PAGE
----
A report by BBC in June 2023 revealed that fraudsters targeting British citizens are extensively promoting illegal driving test assistance on social media.
More than 600 Facebook and TikTok pages, groups, and accounts with thousands of followers are promising licences without legitimate testing. Some offer practical test lookalikes, while others provide theory test aids through Bluetooth earpieces.
Meta and TikTok have since confirmed that such content breaches their guidelines. The Driver and Vehicle Licensing Agency (DVLA) has also cautioned drivers about scams, including fraudulent texts and emails requesting licence details and banking information.
Reports of these scams surged by 603% in the three months leading to September 2020 compared to the same period in 2019. The report shows that 8.6 million UK residents (16% of the population) have employed fake, fraudulent, or others’ identities to access goods, services, or credit.
Rising Number Of Driving Test Frauds
Exclusive figures shared with the BBC by the Driver and Vehicle Standards Agency (DVSA) reveal a significant rise in reports of driving test fraud through impersonation. The number has more than tripled in the past five years, from 654 in 2018 to 2,015 in 2023.
BBC Verify’s analysis of data from Facebook and TikTok up to June 16 uncovered 669 pages, groups, and accounts with 138,900 followers advertising driving licence services without testing. Instagram also features these illicit ads.
These posts offer limited information on how they provide licences without tests, typically sharing only a mobile number or requesting direct message contact for more details. The BBC conducted an investigation by contacting individuals advertising these services, posing as someone without driving experience seeking a licence.
One Facebook advertiser said they could supply a UK driving licence for £720, with the pass certificate arriving in five days, without an actual test. The theory test costs £23, and the practical test costs £62.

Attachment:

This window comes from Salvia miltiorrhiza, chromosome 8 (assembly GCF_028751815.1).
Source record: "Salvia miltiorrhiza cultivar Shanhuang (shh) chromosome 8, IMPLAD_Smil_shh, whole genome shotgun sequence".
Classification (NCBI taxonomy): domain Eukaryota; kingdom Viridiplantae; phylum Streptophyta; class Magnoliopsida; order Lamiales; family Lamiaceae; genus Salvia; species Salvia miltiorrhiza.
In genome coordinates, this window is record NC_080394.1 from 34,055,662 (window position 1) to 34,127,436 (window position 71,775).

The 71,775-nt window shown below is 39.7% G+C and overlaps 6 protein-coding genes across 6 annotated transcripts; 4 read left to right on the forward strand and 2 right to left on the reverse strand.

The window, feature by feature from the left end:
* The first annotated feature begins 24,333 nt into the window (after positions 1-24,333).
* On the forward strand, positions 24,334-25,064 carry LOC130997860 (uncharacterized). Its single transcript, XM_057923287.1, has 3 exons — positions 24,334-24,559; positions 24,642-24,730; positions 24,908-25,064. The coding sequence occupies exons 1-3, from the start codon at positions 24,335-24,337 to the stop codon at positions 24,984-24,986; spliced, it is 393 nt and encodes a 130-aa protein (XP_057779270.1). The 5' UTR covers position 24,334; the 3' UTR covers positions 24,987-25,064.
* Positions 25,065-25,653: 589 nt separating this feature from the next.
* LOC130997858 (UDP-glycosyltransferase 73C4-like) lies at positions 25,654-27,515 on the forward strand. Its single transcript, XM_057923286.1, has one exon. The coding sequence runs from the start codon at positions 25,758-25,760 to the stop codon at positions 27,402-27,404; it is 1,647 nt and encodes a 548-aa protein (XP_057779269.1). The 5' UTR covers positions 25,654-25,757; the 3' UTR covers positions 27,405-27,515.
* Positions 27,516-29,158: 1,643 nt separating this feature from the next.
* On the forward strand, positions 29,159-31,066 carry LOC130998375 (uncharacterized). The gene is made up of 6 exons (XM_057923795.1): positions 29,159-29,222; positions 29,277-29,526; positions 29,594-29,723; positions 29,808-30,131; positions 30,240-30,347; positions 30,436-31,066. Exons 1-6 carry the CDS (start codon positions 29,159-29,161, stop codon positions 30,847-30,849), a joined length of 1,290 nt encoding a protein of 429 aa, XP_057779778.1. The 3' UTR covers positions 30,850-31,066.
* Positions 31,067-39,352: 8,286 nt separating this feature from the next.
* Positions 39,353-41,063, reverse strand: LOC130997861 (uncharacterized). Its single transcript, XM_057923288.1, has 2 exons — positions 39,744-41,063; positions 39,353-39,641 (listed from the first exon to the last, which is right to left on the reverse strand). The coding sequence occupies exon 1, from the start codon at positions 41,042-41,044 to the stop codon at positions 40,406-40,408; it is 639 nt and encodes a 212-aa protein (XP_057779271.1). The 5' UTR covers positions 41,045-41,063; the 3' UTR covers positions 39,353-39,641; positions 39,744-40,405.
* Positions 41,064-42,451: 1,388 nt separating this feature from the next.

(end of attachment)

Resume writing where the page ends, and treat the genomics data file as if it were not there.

One woman, advertising on Facebook in Vietnamese, charged £1,600 for the theory test and £2,600 for the practical driving test, totalling £4,200.
The BBC also found a woman who had paid for a fraudulent service, hiring someone via a Facebook post to take the practical test for her son, who had been struggling to pass. She paid the fraudster about £1,000, risking her son’s licence revocation, prosecution for fraud, and potential imprisonment or fines if he is caught.
Mitigating Fraud Challenges
The high number of fraud cases in the UK allows the rise of various companies specialising in verification and fraud prevention services. These types of services emphasise the critical need for thorough driver licence checks to counteract the rising tide of illicit driving licence services on social media.
In emphasizing the importance of meeting necessary driving standards, the DVSA underscores the potential consequences of failing to do so before assuming control of a vehicle. This failure could lead to severe injuries or, in extreme cases, fatalities.
The year 2022 witnessed the DVSA’s investigative team revoking hundreds of illegally obtained licences, initiating prosecution in cases involving 497 fraud offences by false representation, leading to 53 arrests. The agency acknowledges the formidable challenge of addressing the issue given the vastness of the internet and the rapid adaptability of fraudsters’ tactics.